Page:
A drone organ delivery just saved a life for the first time! A 63 year old man from Ontario on oxygen support received a pair of lungs from a drone that reached him in just six minutes. Hospitals with access to these drones could create a new standard for transporting organs.
Scientists tested the carbon-fibre drone 53 times before approving it for the historic flight. It also had a ballistic parachute in case an engine failed or the drone shifted or descended too fast.
"We've used planes and helicopters and cars and vans, and frequently there's a challenge in logistics. But it seems not right to use a whole Learjet to transport something that weighs only two kilograms," Dr. Shaf Keshavjee, the director of the Toronto Lung Transplant Program at UHN.
Researchers hope to create networks that transport organs to organ repair centers to optimize and prepare them for drones to send to recipient hospitals everywhere.
Scientists created an autonomous drone that is faster than previous models and effortlessly moves throughout forest terrain. Previous drones were costly, but this gives the public a chance to have a reasonably priced new drone.
The drone reaches speeds of up to 40 kph. It does not use traditional methods to understand the environment. It does not collect data first or create a map to know the area in advance. The drone makes a direct mapping of sensor input from a stereo depth camera to collision-free trajectories. This method allows the speed to improve substantially in complex environments.
"While humans require years to train, the AI, leveraging high-performance simulators, reaches comparable navigation abilities much faster, basically overnight," says Antonio Loquercio, Ph.D. Candidate at the University of Zurich.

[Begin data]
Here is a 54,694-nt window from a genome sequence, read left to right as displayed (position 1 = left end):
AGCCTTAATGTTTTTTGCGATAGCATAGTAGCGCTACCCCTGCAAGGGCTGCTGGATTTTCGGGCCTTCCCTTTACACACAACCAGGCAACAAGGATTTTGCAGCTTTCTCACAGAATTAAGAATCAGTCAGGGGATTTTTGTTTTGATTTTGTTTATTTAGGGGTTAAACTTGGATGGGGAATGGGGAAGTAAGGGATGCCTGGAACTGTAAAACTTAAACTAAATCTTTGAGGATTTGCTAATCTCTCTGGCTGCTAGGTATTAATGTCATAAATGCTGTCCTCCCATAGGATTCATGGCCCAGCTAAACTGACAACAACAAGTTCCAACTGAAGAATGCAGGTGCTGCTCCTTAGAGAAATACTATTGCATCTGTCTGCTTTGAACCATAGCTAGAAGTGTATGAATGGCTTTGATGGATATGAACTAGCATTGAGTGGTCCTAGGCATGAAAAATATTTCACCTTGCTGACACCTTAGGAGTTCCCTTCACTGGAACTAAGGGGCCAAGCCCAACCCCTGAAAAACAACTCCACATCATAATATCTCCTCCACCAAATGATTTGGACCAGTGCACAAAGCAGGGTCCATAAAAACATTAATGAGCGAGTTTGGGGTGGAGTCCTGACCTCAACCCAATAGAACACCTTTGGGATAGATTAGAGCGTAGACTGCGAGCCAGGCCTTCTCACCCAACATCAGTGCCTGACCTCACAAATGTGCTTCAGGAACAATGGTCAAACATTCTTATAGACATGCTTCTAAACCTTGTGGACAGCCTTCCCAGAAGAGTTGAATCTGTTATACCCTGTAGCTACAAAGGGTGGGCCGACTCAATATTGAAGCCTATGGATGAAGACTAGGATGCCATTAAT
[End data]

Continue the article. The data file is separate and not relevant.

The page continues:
Drones such as this can help give researchers new and faster ways to capture imaging of challenging environments that may be too dangerous for humans.
Farmers invented a new way to use robots in weed control. The robot is used to behead weeds quickly. Some farms pick weeds manually to make sure that pesticides do not damage the crops. This robot will help to keep more crops along with making the farmer's job much more manageable.
The computer monitored robots currently work with soybean crops. The farmers are preparing for it to start working with sorghum, cotton, and possibly canola farms. They travel from 1 to 3 mph and are water-resistant, weighing about 200 pounds.
"Our mission was always to get the chemicals out of farming. There is no resistance to the spinning blade," says Clint Brauer, a Kansas farmer and founder of Greenfield Robotics.
The U.S.A is the world's largest user and producer of agricultural pesticides, utilizing 1.2 billion pounds of pesticides in 2016. Robots like these would lead to healthier and safer ways to control weeds.